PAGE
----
actually, another one i could recommend that i got from ajahn ratt is the method (not that uncommon, and actually rather intuitive imo) of just staying with pain exactly where it occurs, *and nothing else*. this means not disappearing into impermanence, not playing 'guess who' with no-self, but only pinning your attention to the reality of suffering (which is so viscerally distressing who cares if its coming or going or self or no-self or what), again and again, until something-finally-gets-the-point. imagine if it were that pain in your chest/heart/etc that were completely unbearable? highly recommended. do it, slip, do it, slip, do it, slip ... eventually profit.

my personal experience with both those methods has played a large part in my progress and i whole-heartedly endorse them to anyone wishing to experiment with literally heart-wrenching techniques.

(cont.)
Wet Paint, modified 11 Years ago.

RE: The heart/chest area and it´s importance in vipassana

Posts: 7 Join Date: 9/2/09 Recent Posts
Hey Prisonergreco,

I just did the first technique you mentioned in my last sit and I am still spinning out from it. Extremely powerful! I got deep into equanimtiy and even now if I focus on anything, everything kind of zones out and there is just what is being observed. Wow! When I return to earth I will talk about it.
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Wet Paint, modified 11 Years ago.

RE: The heart/chest area and it´s importance in vipassana

Posts: 658 Join Date: 5/14/09 Recent Posts
the latter method, particularly, i found useful on retreat, and i will tell two stories about it that relate to the anecdote you quote:

1- 5 or 6 days into my last retreat (on which i got stream-entry), i was angry at feeling helpless in the face of those tightening and panicky sensations in my chest and throat, and decided that i was not going to have my attention be limited by them any longer. i proceeded to confront them in a very brute force way, determined to outlast/outlive them or die trying. the pain, angst and turmoil was fierce, but it worked, and while i was exhausted, the accomplishment was vitalising. i didnt get path at this point but have no doubt it was a strong support and that some heavy insight was born there.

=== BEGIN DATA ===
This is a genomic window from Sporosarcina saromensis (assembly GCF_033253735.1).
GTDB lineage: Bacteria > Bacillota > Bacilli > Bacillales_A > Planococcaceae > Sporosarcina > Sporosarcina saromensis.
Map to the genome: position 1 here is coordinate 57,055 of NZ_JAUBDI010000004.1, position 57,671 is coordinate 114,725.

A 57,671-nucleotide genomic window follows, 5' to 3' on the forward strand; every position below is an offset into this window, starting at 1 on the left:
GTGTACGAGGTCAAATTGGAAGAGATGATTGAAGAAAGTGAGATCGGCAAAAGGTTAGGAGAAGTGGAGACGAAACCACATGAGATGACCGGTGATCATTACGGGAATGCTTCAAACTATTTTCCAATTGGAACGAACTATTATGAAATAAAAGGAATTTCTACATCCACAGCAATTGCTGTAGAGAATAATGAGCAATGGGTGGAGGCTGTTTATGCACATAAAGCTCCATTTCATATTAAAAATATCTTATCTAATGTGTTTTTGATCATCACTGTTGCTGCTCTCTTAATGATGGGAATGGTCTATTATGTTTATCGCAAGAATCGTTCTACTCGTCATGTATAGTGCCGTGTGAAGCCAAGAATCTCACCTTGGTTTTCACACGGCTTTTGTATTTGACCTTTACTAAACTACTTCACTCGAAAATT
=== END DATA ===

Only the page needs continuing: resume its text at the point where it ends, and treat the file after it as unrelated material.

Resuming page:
2- a day or two later, my sits began to be marked by a recurring sense that my body was on the verge of being pulled apart by a strong centrifugal force. this would continue for some time and then quiet down, again and again. to this day i still cant tell if those were runs through re-observation (10th stage) or some weird part of equanimity regarding formations (11th), but either way serious insight was born as a result.

(cont.)
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Wet Paint, modified 11 Years ago.

RE: The heart/chest area and it´s importance in vipassana

Posts: 658 Join Date: 5/14/09 Recent Posts
with regard to goenka's caveat about focusing too much on the heart region being a risk of awakening potentially deep defilements laying dormant therein, i see his point, but think it is a loss to steer away students who are inclined toward awakening them. a friend of mine was ordained in a forest monastery in burma once - i didn't retain either the sayadaw's or the monastery's names unfortunately - and he said the practice taught there was mindfulness of the breath and resting attention at the heart. that's it. now while there can be a difference in the instructions you give to students you live with and instructions you give to students you're teaching remotely, there is still in the latter case, in the goenka tradition, an assistant teacher on hand at every course. surely this is sufficient for safe passage through the territory. i would say the difficulties encountered by braving the conditions of the heart are due to unrealistic models, faulty expectations, and neuroses cultivated by a culture of taboo and overwhelming secrecy rather than to the sensations that arise as a result of careful attention to the heart/chest region.